SNISTERS

SNISTERS

From Chicken Soup for the Sister's Soul

Snisters

Asister is the cure for swollen heads and ego trips. One may be a star, a chief executive— famous and rich and beautiful. But one’s sister has the family photo album, and a long, long memory and a tendency to wink at one on top occasions.

Pam Brown

Laugh, and the world laughs with you. Snore, and you sleep alone.

My two sisters and I recently slept four-in-a-room with our mother during a mother-daughters weekend at the Greenbrier in White Sulpher Springs, West Virginia. If you know the place, you understand why we decided to bunk together. It’s not your average Motel 6. We tried to economize so we could afford a few postcards from the gift shop. Besides, it was togetherness we wanted, so why not?

The slumber party lasted exactly one night.

One very long night.

Mother said it wasn’t her. My older sister, Mary, said, “Don’t look at me!” Anne said she never snores and it certainly wasn’t yours truly. I am a very quiet sleeper; besides that, I was awake the whole night. How can you sleep when the room is vibrating and the windows are rattling?

At one point Mary took the cushions off the chair and moved to the tub. I tried to filter the noise through the pillows I stole from under other people’s heads, making a kind of foursquare sound barrier around my face. Anne spent a lot of time flipping through the channels with the “mute” button on, and Mother says she lay awake all night counting her blessings, which did not include daughters with normal nasal passages.

So who was doing all the snoring?

Nobody is admitting to anything, but I personally KNOW it was all three of them.

“It’s nothing to be ashamed of,” I told them as we lined up at the hotel desk to rearrange our sleeping accommodations. “Some of us snore, and some of us do not. . . . Me, for example.”

“Do too,” they said.

“Do not.”

“Do too.”

“Girls, girls,” Mother sang in the same tone of voice when we used to argue over who was kicking whom under the table. “You all snore. It’s something you inherited from your father.”

Having been raised in a nice family, we did not sass. We just rolled our eyes way back in our heads and said, “Sure, Mom.”

What’s so bad about snoring? Not that I have any kind of confession to make. Snoring is no reflection on a person’s morals or intelligence. In fact, it’s a sign of personality. People who snore are just expressing themselves, even as they sleep, right?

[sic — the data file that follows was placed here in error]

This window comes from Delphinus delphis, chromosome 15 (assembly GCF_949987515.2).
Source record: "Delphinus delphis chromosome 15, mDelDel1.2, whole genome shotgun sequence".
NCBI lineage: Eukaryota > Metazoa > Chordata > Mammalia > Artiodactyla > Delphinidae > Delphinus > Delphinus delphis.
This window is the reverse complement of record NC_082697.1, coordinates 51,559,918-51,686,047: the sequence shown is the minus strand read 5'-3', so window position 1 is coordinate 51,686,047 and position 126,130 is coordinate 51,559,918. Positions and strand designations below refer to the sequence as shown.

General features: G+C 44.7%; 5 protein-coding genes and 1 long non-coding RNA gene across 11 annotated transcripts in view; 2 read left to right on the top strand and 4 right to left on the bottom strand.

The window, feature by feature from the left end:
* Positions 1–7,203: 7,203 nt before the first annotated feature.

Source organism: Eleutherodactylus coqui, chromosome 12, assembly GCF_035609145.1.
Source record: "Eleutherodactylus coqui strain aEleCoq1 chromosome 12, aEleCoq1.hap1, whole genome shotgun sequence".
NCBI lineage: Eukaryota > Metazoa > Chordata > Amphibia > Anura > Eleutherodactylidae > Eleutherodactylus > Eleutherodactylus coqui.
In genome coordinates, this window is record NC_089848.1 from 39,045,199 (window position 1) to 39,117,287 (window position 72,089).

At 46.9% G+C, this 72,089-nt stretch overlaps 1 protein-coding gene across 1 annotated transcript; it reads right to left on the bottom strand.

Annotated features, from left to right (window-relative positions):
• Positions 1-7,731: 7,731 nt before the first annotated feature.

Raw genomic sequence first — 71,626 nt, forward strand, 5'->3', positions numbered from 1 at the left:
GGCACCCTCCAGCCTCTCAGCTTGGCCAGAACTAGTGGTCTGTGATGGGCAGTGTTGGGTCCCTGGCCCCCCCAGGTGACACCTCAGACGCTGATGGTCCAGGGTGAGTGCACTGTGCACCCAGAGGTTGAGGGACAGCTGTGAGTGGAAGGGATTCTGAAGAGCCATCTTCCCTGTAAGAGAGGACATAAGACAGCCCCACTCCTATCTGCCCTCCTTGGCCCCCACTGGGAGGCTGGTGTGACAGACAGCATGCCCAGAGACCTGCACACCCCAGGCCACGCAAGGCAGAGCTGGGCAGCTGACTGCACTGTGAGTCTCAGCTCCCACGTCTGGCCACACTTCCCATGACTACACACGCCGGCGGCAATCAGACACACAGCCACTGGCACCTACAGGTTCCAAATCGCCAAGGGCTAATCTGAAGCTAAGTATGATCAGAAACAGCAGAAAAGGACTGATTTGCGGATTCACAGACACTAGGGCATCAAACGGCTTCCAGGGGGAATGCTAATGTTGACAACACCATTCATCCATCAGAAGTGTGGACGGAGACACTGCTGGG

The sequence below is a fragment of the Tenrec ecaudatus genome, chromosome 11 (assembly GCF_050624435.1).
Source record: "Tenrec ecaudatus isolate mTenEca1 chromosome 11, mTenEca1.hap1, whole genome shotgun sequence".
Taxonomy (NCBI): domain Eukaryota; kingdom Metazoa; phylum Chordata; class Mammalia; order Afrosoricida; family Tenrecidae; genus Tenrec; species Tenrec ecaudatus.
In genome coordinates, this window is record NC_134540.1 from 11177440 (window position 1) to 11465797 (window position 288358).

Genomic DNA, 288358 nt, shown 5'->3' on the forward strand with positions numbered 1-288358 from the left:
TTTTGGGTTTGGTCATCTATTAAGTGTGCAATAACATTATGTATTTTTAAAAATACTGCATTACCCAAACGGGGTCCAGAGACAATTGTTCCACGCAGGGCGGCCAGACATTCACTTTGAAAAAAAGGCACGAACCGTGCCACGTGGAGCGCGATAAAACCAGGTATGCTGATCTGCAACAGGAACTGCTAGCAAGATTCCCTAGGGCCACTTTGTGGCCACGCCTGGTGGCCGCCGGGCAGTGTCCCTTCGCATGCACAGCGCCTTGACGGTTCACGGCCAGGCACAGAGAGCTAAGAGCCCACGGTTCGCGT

My sister, Anne, is a medical doctor, always concerned about others—and very frugal. All this comes through (loud and clear) while she sleeps. She saves each snore up, sort of like she’s reluctant to bother with it. She goes along quietly for a few minutes, then all of a sudden, “SNNNNNNNGGGGGRRRRRGGGG!” A hand grenade goes off in the bed next to you. Mary—the one who slept in the tub—is dependable, deliberate and straightforward: Hhunnnnn . . . shhhhhh . . . Hhunnnn . . . shhhhhhh. All night long, she never missed a hunnnnn-shhhhhh.

Mother is the most ladylike, mannerly person I know. Her snores are polite, dainty whispers. Most of the time. Every once in a while, she gets a little out of character, but just yell “MAMA!” with authority, and she stops. For a while.

I read somewhere that the body requires eight quarts of air per minute when lying down, which means, in the room that night—if my math is right—my sisters and I took in and let out 14,960 quarts of air between us, give or take a few thousand coming from the tub. Researchers at the Stanford University Sleep Disorder Clinic say sixty percent of all men between the ages of forty and sixty-four “snore heavily.” They don’t give the figures for women. But I can tell you this: only one out of four in my immediate family of origin does not, and I am the DOES NOT.

I looked up the word “snore” in the dictionary, and there on the “sn” page were all those noisy-nose words: snarl, sneer, sniff, snicker, snivel, snoot . . . but there was one missing:

Snisters.

Ina Hughs

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